Updated: Sep 9, 2021
Here’s an example: The neighbor’s dog runs out into the street and gets hit by a car. I’m devastated. It brings up grief for the family, for the shortening of the dog’s life and the memory of my dog, Elsa, who was also hit and killed by a car. It probably also brings up fear that Beatrice (the current four-legged) will do the same thing.
What the mind likes to do in this situation is to protect us from the feelings. It will do that by making up stories about why that happened. “They weren’t watching the dog close enough.” “They didn’t take the time to train the dog.” “They must have left the gate open.” These are all made up stories (whether there’s an element of truth to them or not) to try to protect ourselves from our own feelings of fear and grief.
It would be one thing if this strategy worked. But it doesn’t. All it does it send our feelings underground, where they lodge in our bodies, to be processed at another time (and/or to create physical illness).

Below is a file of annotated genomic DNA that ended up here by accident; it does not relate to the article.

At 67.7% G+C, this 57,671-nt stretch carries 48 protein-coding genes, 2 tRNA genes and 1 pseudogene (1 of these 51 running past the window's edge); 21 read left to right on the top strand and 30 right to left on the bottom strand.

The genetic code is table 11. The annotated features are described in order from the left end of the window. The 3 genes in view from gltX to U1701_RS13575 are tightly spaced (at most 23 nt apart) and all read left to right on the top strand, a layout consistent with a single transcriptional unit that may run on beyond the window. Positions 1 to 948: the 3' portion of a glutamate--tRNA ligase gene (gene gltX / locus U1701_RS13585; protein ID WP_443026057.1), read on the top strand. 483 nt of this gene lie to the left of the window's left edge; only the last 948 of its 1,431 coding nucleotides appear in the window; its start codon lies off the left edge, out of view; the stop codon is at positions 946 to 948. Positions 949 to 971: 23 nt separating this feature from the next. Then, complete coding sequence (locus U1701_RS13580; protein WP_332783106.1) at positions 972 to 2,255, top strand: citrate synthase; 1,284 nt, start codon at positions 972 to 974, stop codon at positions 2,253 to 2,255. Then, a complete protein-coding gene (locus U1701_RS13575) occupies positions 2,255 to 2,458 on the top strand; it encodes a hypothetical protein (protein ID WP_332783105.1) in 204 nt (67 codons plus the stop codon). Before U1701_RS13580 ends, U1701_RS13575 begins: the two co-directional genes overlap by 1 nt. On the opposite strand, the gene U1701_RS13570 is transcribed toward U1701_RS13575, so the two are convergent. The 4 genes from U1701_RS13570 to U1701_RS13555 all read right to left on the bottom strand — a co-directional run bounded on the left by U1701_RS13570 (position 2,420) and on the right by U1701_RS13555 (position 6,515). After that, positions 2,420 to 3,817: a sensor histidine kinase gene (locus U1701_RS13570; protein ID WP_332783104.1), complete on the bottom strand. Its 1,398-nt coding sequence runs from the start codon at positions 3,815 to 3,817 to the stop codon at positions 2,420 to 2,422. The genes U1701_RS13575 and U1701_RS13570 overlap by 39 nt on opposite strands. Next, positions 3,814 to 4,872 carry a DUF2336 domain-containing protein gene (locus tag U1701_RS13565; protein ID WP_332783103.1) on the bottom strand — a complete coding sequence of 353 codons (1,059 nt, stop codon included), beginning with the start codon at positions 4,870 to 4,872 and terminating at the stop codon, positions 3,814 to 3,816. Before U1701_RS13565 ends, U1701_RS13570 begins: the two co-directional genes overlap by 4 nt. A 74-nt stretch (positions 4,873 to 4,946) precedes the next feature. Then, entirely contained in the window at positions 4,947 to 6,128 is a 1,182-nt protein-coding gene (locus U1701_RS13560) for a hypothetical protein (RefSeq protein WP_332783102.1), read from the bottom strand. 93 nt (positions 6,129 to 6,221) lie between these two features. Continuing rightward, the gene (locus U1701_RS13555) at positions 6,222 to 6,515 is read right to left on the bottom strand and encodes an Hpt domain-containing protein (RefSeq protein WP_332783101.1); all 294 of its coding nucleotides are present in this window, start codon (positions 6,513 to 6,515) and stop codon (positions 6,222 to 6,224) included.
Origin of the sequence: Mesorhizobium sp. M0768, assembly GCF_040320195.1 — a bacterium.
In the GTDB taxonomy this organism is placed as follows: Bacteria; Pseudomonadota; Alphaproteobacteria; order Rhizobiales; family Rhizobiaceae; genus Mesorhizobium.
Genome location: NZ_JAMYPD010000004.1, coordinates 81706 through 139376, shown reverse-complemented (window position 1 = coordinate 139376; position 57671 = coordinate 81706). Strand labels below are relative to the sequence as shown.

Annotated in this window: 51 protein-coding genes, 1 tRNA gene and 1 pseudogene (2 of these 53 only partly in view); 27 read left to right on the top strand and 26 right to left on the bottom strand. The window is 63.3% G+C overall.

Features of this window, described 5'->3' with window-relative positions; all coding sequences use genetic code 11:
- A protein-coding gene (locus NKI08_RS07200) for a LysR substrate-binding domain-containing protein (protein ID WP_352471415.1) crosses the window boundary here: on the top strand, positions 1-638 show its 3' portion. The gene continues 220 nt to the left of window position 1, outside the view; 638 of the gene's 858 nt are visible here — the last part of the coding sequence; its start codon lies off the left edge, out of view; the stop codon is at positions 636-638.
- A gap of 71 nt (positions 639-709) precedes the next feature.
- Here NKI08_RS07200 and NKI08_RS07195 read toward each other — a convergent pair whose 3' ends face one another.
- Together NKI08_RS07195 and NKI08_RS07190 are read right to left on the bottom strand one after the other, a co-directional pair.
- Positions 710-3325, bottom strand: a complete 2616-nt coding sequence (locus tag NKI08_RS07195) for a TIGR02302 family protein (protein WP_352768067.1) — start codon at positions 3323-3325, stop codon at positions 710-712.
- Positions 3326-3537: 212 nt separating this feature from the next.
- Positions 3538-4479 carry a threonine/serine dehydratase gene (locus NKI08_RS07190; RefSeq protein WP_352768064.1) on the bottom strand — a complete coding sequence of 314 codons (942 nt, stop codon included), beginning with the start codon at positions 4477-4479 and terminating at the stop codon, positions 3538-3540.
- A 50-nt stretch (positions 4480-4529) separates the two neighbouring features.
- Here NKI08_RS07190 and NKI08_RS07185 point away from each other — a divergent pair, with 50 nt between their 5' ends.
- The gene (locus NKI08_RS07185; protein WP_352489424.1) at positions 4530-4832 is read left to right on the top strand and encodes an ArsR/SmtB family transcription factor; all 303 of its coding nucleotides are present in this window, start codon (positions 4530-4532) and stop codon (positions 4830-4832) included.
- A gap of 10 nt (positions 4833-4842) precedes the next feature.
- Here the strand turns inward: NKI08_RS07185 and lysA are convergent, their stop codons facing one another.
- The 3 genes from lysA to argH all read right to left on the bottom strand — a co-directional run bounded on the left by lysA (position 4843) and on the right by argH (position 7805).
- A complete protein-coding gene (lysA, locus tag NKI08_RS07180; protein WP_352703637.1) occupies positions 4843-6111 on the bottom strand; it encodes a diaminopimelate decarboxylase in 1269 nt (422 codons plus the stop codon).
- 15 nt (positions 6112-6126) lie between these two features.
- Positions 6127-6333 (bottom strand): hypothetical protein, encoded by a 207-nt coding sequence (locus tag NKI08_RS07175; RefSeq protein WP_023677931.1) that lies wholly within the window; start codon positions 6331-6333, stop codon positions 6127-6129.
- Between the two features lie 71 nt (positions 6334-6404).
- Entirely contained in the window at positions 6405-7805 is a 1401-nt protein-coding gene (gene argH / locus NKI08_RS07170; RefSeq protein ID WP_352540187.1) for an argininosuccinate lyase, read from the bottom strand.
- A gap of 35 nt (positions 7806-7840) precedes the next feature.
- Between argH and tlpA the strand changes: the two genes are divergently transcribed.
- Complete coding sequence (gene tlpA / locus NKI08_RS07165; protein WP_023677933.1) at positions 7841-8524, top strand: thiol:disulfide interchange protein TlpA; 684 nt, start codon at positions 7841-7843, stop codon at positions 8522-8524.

The choice instead requires courage. Let go of the stories and feel your feelings. Welcome the sadness and the accompanying sensations and welcome the fear of losing your loved one. When we welcome and allow feelings, they move through very quickly. It’s the resistance to them that keeps them hanging around.
We can also notice when those around us are making up stories to protect themselves. When we can see through those stories (especially if the story includes blaming us), we can recognize that he or she is probably scared at some level. When we can see our loved one as a scared child, it’s much easier to have compassion for them.
To help move through the feelings, rather than make up a story that doesn’t serve, practice simply opening to the sensations in your body and see what happens.
And give yourself some approval for the courage it might take to be with the feeling!